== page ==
Activist daughter with no love for her father


My Father Before Me: Memoirs Of An Activist’s Daughter (2013)
By Catherine Kanhema-Blinston
An Author House Publication
ISBN 978-14817-9299-8

THE ‘war veteran’ captured the attention of the world during the Land Reform Programme that began on the eve of the new millennium.
They marched into farmlands demanding fulfillment of one of the major reasons of the liberation war; land to the people.
The world depicted them as illiterate guerrillas who were demanding more than they could handle.
The land had been in the hands of whites for decades and that, according to the West, made them ‘better’ custodians of the rich soils.
Soon after, there was heightened interest in war narratives
Acclaimed writers like Alexander Kanengoni’s Echoing Silences chronicled the traumas of the war and many in the country and from abroad sympathised with the war veterans.
But soon after the land reform, the pen took a more political stance in which publishers took interest in narratives that discredited the whole struggle that began to be described as a farce.
Many of the writers were keen to highlight tribal disputes and ‘treachery’, with some accused of exaggeration, that was happening behind the scenes, for example, Wilfred Mhanda’s Dzino and Vesta Sithole’s My Life With An Unsung Hero.
This brings us to another generation that was not necessarily born-free, but suffered the broken family when brothers, mothers, sisters and fathers left the home to join the black cause.
My Father Before Me is one such book.
Hence from the onset the book draws the reader to listen to the voice of the child whose father fought for the greater cause albeit at the expense of his personal and family life.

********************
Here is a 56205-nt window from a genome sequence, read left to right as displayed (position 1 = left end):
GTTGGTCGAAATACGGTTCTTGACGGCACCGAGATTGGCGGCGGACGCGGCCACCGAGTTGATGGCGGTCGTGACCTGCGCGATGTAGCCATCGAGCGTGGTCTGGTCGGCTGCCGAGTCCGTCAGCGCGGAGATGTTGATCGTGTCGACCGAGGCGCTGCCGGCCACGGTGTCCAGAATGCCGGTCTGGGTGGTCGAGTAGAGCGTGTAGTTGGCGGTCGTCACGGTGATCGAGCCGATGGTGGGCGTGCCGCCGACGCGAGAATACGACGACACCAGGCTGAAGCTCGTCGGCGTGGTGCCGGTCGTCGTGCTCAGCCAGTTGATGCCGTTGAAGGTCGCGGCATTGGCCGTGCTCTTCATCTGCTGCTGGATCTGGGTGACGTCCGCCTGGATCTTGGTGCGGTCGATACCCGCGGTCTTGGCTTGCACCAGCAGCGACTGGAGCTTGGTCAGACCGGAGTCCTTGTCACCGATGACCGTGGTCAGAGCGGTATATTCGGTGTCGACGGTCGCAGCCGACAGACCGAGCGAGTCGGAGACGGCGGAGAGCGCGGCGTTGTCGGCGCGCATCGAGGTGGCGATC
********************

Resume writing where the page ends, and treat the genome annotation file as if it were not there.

My Father Before Me is a memoir by Catherine Kanhema-Blinston.
Blinston draws from her experience of growing up during the liberation years with a father who was heavily involved in the struggle.
Her father spent most of his time and half of their lives behind bars. The day he came back home after 10 years behind bars, his children could not recognise him.
“It was embarrassing to call Simon baba…it took a long time before I was proud to call him that,” writes Blinston.
“It wasn’t because he wasn’t good enough; it seemed like calling a stranger dad.”
The children cannot relate to him and perhaps this explains why the author herself fails to understand why he joined the struggle.
It could also be a conflict of interest on the writer’s part who later in her life befriends whites and marries a European.
Blinston opens the book with an introduction on how she came to write the book.
Her friend whom she calls ‘Biscuit’ who lost a farm during the land reform exhorts her to tell the story of her growing up with a father who was an activist.
“As for my friend, I hope she will write a book for people like me who thought white people had a good life during our civil war,” she writes.
Her narrative shows her own struggle to understand her father’s reasons for joining the war or what the liberation movement was about.
“He wanted fair voting; Black people were not allowed to vote unless they were millionaires: he also wanted women to be treated as adults after reaching the age of eighteen,” writes Blinston.
Indeed, the black nationalists eventually wanted fair voting, but they wanted power, dignity, stolen resources, chiefly land restored into the hands of the black majority, the owners of the land.